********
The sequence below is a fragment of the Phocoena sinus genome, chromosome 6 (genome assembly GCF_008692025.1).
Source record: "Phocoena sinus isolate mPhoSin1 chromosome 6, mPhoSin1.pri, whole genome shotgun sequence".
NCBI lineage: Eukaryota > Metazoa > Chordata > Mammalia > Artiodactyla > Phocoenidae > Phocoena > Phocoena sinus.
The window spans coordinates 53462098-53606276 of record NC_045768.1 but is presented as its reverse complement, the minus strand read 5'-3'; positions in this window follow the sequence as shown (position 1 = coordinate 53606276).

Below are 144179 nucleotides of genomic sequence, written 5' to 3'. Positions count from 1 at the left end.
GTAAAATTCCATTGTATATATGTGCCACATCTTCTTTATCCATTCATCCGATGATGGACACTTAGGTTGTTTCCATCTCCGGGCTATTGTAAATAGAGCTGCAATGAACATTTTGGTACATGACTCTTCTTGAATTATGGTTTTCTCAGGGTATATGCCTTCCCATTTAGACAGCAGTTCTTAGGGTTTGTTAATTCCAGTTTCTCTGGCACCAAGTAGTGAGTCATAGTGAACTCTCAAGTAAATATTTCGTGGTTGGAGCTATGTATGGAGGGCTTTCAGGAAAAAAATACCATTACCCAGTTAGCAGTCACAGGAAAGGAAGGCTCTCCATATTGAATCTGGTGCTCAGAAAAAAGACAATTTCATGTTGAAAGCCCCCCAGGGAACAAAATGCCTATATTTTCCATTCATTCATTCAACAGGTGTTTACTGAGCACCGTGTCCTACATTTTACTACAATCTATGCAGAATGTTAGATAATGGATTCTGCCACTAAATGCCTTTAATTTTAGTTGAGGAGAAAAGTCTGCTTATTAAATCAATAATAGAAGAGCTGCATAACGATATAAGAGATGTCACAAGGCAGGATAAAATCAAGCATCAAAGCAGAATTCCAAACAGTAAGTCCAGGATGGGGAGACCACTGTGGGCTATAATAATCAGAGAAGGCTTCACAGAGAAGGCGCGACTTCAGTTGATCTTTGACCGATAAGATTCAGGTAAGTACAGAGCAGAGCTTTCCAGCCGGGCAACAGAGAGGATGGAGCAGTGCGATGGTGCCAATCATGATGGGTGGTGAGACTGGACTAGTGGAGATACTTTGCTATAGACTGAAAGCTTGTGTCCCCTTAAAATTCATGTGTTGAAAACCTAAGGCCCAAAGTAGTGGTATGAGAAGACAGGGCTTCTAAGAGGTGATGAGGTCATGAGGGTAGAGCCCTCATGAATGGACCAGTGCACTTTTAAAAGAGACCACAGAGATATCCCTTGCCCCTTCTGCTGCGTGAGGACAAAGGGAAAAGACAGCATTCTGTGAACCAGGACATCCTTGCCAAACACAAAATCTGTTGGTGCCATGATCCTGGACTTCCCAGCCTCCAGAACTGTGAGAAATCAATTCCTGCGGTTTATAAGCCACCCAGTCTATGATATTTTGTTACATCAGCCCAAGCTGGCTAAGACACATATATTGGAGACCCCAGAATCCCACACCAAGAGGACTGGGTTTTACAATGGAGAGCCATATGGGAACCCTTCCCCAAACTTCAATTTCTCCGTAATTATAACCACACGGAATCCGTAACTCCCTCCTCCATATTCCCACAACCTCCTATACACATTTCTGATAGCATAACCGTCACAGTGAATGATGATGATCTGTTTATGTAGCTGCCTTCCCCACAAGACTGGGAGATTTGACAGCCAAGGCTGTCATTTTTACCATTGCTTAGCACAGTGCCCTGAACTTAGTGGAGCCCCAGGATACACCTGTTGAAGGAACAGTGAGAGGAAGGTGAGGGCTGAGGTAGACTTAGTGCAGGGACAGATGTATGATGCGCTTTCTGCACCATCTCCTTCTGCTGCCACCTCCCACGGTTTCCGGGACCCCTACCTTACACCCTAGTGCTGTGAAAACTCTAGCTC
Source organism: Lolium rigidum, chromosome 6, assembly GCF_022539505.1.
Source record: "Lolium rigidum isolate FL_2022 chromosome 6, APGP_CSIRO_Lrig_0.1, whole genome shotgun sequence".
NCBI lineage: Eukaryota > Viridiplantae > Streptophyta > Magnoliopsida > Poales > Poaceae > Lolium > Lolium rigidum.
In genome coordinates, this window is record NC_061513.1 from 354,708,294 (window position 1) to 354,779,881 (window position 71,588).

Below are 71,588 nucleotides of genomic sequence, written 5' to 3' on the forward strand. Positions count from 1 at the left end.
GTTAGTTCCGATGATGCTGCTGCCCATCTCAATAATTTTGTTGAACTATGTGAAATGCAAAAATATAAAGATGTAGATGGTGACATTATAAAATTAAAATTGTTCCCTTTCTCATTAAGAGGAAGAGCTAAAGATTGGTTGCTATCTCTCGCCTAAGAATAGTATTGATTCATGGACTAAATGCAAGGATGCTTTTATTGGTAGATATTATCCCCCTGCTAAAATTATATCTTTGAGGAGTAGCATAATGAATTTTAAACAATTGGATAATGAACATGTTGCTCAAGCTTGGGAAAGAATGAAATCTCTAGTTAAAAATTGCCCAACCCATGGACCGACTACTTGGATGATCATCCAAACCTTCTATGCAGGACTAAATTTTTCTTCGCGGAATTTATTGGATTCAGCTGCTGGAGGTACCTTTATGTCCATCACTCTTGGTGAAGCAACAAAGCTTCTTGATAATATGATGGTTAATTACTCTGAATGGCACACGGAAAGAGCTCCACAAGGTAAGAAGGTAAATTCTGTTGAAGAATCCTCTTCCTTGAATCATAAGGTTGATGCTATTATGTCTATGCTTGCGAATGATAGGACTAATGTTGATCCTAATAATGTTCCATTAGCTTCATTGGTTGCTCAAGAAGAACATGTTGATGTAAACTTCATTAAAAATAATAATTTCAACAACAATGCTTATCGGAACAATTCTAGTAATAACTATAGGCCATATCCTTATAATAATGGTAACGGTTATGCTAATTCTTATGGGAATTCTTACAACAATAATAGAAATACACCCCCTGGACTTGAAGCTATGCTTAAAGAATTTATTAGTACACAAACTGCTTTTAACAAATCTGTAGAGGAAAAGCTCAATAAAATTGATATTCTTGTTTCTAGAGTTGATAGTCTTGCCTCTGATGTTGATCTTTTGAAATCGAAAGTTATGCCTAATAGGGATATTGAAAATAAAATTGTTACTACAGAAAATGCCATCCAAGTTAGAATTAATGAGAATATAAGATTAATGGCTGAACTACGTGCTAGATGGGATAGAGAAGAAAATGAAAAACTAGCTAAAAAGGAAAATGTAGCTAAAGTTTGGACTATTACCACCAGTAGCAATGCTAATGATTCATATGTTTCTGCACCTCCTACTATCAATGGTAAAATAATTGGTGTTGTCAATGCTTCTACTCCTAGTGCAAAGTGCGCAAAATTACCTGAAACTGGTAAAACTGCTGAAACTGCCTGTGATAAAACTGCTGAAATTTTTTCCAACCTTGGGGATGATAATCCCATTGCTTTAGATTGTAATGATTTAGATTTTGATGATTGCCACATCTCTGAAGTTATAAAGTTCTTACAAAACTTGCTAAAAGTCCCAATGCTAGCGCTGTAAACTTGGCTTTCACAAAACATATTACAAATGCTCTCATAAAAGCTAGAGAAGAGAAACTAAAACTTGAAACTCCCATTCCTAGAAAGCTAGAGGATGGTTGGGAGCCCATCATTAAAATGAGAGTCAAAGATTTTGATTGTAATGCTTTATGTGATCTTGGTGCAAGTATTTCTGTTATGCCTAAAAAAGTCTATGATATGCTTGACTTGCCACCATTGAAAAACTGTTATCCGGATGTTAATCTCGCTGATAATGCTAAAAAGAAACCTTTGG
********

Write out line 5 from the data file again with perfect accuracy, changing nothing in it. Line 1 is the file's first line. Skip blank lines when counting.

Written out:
Below are 144179 nucleotides of genomic sequence, written 5' to 3'. Positions count from 1 at the left end.